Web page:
Every so often, we hear of people who go that extra mile and put their life on the line (and sometimes, give their life) for another person - whether it is a loved one or a complete stranger ...
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1answer
95 views

How does an understanding of the brain explain why people experience strong emotional responses to major sporting events?

Anyone know studies or theories that explain how massive competition events between countries or parties, like the Soccer World Cup Tournament finals or Olympic Games affect our brains? Why do people ...
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0answers
25 views

How are psychological bio-markers discovered?

Recently, this paper claiming to be able to distinguish bipolar disorder from major depressive disorder via a urine sample has come to my attention. Despite reading the paper, I'm unable to ...
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33 views

What personality traits correlate with estrogen?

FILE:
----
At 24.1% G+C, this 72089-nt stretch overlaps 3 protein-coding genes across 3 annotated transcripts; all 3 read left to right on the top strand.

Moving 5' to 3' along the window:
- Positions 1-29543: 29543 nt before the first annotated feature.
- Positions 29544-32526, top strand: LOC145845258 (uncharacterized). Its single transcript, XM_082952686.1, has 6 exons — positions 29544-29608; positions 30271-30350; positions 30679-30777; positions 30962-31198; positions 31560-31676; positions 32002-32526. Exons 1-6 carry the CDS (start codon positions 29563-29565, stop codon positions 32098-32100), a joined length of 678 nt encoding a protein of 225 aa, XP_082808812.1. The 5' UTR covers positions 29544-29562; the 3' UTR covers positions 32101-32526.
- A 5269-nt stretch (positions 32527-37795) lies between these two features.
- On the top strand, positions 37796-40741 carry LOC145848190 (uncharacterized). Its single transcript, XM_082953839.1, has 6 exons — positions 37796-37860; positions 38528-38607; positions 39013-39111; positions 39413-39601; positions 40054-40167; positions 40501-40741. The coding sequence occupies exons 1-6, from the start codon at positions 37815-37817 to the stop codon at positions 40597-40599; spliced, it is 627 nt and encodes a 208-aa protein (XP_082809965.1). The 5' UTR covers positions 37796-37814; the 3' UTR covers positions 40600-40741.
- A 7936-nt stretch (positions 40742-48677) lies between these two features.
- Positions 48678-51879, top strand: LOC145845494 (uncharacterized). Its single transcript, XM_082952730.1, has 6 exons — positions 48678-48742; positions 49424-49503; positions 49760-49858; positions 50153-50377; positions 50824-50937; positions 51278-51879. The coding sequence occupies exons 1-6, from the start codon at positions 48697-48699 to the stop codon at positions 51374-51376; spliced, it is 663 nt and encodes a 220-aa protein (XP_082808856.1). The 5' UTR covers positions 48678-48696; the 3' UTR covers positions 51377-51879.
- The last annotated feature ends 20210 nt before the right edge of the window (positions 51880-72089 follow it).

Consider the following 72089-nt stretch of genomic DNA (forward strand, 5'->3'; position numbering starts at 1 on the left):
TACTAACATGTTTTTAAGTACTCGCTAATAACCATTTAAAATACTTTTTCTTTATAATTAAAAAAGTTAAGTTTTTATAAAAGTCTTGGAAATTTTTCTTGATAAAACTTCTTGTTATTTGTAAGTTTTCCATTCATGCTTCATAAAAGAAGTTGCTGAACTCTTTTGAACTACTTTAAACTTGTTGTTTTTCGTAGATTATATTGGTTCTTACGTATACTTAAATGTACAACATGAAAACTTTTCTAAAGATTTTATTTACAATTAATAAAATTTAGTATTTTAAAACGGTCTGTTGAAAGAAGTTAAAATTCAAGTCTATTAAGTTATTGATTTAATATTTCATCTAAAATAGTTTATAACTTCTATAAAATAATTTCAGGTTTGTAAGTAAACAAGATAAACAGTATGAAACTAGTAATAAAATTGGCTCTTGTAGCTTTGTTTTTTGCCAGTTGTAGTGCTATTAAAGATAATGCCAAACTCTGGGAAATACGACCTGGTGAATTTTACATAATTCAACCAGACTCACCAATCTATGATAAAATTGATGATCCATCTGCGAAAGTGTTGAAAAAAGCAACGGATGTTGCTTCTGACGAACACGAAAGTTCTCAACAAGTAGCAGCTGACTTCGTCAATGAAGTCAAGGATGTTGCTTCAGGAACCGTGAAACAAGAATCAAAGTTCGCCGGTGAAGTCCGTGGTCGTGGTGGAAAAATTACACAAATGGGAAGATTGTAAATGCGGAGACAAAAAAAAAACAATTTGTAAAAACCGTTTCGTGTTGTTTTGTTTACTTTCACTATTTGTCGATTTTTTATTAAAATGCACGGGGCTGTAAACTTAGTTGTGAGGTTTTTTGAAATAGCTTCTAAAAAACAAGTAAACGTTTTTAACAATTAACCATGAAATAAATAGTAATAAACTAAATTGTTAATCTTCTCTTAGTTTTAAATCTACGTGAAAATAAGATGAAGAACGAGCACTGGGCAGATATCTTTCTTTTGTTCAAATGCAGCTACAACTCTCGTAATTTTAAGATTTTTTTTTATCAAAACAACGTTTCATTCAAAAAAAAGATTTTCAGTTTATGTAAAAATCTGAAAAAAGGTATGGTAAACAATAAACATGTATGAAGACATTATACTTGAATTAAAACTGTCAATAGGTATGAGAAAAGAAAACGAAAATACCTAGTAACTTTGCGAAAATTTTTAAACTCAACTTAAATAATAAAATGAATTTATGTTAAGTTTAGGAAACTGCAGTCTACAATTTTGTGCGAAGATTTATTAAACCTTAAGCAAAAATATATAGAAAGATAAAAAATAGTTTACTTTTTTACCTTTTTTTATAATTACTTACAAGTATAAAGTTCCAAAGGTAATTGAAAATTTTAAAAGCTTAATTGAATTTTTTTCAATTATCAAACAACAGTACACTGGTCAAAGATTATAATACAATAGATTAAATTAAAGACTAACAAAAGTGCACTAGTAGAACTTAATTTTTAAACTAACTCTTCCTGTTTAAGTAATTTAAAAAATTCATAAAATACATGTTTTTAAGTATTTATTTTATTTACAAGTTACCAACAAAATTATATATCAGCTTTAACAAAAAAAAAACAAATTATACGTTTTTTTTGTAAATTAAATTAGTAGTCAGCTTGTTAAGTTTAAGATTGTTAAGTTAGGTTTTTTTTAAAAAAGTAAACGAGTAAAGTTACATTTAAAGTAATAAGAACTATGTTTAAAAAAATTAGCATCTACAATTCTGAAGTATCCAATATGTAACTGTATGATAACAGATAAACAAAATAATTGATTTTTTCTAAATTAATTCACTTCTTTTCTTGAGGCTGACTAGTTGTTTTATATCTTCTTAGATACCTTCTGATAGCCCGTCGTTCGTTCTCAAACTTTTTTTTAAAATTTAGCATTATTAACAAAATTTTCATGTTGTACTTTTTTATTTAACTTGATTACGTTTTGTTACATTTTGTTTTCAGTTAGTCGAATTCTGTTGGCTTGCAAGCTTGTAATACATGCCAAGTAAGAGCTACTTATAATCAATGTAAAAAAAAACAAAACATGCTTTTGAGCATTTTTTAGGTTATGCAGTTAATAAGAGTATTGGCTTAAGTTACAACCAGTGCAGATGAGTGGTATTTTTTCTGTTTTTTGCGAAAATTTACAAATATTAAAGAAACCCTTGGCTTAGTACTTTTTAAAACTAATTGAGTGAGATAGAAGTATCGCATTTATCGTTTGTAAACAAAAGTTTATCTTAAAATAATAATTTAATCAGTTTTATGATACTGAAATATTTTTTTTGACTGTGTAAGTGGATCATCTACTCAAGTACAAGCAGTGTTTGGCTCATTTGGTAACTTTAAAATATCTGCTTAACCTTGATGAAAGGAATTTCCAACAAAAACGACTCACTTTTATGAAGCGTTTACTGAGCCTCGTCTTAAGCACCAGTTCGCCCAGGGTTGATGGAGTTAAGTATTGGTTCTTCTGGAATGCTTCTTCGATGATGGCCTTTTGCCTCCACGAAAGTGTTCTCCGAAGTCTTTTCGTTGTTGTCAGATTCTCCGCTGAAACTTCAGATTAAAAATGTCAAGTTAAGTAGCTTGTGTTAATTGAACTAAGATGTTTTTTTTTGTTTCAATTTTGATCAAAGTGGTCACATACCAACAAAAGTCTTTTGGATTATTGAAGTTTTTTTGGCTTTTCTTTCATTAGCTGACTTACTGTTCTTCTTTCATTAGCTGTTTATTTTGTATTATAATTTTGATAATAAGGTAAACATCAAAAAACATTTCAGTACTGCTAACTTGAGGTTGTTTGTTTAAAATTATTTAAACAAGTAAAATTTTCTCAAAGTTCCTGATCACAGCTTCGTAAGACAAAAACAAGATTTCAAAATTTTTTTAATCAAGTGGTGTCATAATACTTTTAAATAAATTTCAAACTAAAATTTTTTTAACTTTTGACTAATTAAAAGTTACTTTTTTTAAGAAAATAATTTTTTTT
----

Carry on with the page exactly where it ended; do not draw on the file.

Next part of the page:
I'm looking for psychological traits that are proved to correlate with estrogen levels. Anything of specific behavior, attitudes, life styles, emotions, preferences, you name it. (I'm looking for ...
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91 views

What are the brain regions related to tinnitus shown in this figure?

I am interested in learning about the neural mechanisms behind tinnitus, and was wondering if someone could help me to name the parts of the brain on this image that show increased activity in ...
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63 views

Can positive self-affirmation improve mood?

Most people get "depressed" every now and then - nothing serious, but people sometimes feel down. I am wondering if positive self-affirmation can make you happier by physically increasing the ...
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63 views

What are the smallest neurons ever identified? [closed]

What are the smallest neurons ever measured? I'm happy with any superlatives, such as the thinnest axons or dendrites, smallest somata etc. Thank you :)
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37 views

Are there parts of the brain which don't change over a lifetime?

We know that during our lifetime the brain develops new neural connections and also there is pruning of neural connections. These phenomena together are called neuroplasticity. Is there any research ...